8. Expand child tax credit (CTC)
The credit doubles to $2,000 per child until age 17. For lower income taxpayers, up to $1,400 of this credit is refundable in cash per child. The CTC is also available to more households now. You can claim the full CTC if your adjusted gross income (AGI) is $200,000 or less for single parents, $400,000 AGI or less for married couples. You can also take a $500 credit if you support a dependent who is not a child (e.g., elderly parent who depends on you for care, an adult child with a disability).
9. Reduce who's hit by alternative minimum tax (AMT)
The Act keeps the AMT but reduces the number of people who will be impacted by raising the income exemptions. For 2019 filing: $71,700 for single or head of household, and $111,700 for married filing jointly or widow(er).
10. Exempts nearly everybody from the estate tax
The amount of money exempt from the estate tax doubled. For 2019 those numbers are $11.4 million for a single filer or $22.8 million for a married couple. Since only 0.2% of all estates are large enough to be hit by estate taxes, this only applies to a small number of people.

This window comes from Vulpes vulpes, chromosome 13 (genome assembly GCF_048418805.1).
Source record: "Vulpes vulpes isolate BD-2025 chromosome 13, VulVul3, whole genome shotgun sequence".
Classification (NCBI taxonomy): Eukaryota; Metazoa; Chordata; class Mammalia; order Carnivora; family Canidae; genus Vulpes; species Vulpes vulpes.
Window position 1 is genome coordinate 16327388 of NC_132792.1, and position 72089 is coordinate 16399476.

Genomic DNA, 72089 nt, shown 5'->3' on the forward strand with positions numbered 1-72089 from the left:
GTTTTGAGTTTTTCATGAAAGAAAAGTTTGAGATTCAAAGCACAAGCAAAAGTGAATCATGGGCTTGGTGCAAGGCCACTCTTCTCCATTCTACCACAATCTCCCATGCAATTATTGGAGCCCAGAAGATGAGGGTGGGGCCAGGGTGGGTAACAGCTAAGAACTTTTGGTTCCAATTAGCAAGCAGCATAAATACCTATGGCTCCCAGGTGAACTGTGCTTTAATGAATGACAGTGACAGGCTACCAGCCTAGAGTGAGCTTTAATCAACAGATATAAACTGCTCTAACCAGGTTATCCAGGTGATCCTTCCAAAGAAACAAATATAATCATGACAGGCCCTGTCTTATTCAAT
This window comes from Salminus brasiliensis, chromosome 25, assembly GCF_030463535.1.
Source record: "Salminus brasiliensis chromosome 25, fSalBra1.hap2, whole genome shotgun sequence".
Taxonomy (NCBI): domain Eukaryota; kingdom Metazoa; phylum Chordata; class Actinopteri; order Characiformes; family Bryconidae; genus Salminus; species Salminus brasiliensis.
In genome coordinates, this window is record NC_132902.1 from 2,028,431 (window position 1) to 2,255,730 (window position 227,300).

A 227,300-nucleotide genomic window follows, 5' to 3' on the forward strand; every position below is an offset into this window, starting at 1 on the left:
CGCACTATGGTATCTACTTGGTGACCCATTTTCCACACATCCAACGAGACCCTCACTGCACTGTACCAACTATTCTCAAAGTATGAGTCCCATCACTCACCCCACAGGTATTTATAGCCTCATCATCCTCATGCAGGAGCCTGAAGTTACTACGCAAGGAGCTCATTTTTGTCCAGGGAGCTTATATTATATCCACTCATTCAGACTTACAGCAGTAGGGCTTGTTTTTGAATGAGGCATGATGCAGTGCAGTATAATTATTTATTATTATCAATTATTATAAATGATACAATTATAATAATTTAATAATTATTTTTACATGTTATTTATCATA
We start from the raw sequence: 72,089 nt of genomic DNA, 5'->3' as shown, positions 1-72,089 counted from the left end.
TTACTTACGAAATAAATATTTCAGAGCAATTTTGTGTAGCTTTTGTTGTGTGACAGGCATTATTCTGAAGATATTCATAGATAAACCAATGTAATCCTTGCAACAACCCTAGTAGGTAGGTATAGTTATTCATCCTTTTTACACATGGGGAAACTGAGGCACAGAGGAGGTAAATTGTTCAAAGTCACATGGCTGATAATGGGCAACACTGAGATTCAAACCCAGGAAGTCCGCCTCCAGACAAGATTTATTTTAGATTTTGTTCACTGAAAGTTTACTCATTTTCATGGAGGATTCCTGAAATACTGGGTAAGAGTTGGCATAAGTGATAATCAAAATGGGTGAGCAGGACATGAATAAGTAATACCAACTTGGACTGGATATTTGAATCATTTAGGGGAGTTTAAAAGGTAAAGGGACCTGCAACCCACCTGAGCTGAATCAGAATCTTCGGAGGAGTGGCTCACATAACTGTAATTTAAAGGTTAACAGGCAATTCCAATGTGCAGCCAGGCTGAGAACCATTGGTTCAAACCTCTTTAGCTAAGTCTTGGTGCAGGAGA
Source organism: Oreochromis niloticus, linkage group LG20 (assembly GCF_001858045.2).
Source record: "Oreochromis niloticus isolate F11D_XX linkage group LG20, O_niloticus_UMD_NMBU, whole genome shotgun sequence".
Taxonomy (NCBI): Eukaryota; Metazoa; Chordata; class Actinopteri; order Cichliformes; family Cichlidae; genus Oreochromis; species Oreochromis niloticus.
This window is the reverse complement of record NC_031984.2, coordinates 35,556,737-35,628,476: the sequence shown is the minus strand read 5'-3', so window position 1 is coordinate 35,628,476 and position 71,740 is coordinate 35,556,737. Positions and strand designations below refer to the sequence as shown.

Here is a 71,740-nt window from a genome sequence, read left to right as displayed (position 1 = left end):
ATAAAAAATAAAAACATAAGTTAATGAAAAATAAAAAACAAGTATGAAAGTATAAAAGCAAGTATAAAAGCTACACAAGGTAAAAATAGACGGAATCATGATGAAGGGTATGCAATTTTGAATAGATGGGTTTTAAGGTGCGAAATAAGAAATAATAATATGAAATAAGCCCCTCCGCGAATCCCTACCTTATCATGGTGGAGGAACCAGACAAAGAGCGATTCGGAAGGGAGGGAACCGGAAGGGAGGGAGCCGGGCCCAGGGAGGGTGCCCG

Get a head start
To alleviate some of the stress that comes with filing your taxes, start getting your tax-related forms and information pulled together in one spot. Note any big life events that could impact your taxes—getting married, divorced, having a child, or buying a home—and have those documents handy, too.
Have more tax questions? Our tax FAQs can help point you in the right direction. Then connect with your tax professional.
1 Change will likely sunset after 2025 and revert to its 2017 numbers, adjusted for inflation. These rates are imposed on taxable income, meaning income remaining after applicable exclusions, deductions and exemptions are claimed. Note that each rate applies only to income falling within that bracket. For additional information and other filing status’ and brackets go to irs.gov.
The subject matter in this communication is educational only and provided with the understanding that Principal® is not rendering legal, accounting, investment advice or tax advice. You should consult with appropriate counsel or other advisors on all matters pertaining to legal, tax, investment or accounting obligations and requirements.